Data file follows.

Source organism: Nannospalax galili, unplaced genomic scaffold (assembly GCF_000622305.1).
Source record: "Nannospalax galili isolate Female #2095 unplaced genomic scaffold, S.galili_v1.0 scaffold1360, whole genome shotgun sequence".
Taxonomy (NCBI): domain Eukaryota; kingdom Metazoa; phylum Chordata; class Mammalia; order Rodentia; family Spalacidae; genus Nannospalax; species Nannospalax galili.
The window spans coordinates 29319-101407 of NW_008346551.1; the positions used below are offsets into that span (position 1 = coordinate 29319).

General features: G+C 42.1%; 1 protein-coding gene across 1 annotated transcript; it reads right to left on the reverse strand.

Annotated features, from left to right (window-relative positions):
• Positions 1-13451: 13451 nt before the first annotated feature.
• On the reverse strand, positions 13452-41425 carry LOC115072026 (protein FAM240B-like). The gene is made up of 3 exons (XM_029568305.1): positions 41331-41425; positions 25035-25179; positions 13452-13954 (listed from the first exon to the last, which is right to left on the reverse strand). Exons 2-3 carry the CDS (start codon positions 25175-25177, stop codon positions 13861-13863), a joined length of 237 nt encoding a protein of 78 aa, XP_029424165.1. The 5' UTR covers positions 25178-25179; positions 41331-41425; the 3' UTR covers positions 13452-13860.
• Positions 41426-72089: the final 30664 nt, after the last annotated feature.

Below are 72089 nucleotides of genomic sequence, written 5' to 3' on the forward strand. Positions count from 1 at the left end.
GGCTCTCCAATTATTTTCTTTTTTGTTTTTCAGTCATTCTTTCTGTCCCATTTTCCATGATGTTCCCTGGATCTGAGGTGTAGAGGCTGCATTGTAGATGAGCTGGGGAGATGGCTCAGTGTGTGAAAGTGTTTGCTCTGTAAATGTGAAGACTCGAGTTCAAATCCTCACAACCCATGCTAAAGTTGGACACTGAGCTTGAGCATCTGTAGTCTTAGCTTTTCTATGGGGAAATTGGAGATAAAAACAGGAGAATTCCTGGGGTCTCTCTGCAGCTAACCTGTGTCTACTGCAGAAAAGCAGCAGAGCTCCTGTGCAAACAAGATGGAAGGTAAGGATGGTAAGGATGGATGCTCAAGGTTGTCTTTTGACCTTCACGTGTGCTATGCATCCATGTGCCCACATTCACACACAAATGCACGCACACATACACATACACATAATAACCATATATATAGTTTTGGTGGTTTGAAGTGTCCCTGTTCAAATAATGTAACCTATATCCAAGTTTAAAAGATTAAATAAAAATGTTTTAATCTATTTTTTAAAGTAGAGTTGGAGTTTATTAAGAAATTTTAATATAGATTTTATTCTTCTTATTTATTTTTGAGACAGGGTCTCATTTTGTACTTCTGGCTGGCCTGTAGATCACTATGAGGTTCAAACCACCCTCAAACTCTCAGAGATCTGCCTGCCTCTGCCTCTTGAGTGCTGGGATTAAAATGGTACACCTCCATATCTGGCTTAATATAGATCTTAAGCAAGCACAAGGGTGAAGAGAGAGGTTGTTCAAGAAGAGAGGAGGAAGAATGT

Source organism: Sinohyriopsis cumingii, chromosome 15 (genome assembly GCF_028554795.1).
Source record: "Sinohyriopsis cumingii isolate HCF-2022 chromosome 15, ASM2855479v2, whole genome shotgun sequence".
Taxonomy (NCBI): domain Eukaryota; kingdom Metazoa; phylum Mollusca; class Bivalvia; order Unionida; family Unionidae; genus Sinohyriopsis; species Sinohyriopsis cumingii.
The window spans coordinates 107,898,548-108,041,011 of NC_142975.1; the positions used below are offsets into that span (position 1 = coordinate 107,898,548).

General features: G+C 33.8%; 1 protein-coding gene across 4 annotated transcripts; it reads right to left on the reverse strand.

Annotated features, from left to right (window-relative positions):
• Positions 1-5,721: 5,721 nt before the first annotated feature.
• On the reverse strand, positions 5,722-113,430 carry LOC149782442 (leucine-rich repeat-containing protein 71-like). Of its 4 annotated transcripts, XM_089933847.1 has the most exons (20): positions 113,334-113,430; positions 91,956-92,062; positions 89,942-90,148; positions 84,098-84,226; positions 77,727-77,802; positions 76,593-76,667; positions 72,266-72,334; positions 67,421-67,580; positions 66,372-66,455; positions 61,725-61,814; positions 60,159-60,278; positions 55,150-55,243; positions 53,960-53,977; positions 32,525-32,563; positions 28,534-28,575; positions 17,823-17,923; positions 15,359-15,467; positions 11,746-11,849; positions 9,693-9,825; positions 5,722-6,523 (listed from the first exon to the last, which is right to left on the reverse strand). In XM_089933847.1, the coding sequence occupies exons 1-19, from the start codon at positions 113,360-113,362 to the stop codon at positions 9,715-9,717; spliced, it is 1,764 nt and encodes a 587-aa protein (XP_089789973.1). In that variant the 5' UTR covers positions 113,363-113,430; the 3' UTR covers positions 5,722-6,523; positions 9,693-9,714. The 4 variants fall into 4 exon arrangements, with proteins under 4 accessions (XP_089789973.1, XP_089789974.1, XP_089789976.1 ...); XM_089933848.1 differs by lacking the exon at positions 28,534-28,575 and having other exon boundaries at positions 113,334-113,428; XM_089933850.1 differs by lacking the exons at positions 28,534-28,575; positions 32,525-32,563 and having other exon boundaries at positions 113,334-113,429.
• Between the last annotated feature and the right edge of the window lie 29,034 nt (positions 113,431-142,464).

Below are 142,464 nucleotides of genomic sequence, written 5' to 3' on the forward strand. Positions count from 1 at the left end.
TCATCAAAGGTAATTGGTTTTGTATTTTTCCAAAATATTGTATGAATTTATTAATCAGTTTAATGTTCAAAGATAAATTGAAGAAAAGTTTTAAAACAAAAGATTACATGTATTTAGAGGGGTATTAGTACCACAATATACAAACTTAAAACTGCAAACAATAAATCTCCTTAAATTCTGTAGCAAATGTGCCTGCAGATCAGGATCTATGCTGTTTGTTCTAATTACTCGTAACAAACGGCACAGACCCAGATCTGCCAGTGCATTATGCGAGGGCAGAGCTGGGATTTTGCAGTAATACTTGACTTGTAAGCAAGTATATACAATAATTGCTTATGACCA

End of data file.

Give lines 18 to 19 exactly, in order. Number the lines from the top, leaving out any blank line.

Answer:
• Positions 1-5,721: 5,721 nt before the first annotated feature.
• On the reverse strand, positions 5,722-113,430 carry LOC149782442 (leucine-rich repeat-containing protein 71-like). Of its 4 annotated transcripts, XM_089933847.1 has the most exons (20): positions 113,334-113,430; positions 91,956-92,062; positions 89,942-90,148; positions 84,098-84,226; positions 77,727-77,802; positions 76,593-76,667; positions 72,266-72,334; positions 67,421-67,580; positions 66,372-66,455; positions 61,725-61,814; positions 60,159-60,278; positions 55,150-55,243; positions 53,960-53,977; positions 32,525-32,563; positions 28,534-28,575; positions 17,823-17,923; positions 15,359-15,467; positions 11,746-11,849; positions 9,693-9,825; positions 5,722-6,523 (listed from the first exon to the last, which is right to left on the reverse strand). In XM_089933847.1, the coding sequence occupies exons 1-19, from the start codon at positions 113,360-113,362 to the stop codon at positions 9,715-9,717; spliced, it is 1,764 nt and encodes a 587-aa protein (XP_089789973.1). In that variant the 5' UTR covers positions 113,363-113,430; the 3' UTR covers positions 5,722-6,523; positions 9,693-9,714. The 4 variants fall into 4 exon arrangements, with proteins under 4 accessions (XP_089789973.1, XP_089789974.1, XP_089789976.1 ...); XM_089933848.1 differs by lacking the exon at positions 28,534-28,575 and having other exon boundaries at positions 113,334-113,428; XM_089933850.1 differs by lacking the exons at positions 28,534-28,575; positions 32,525-32,563 and having other exon boundaries at positions 113,334-113,429.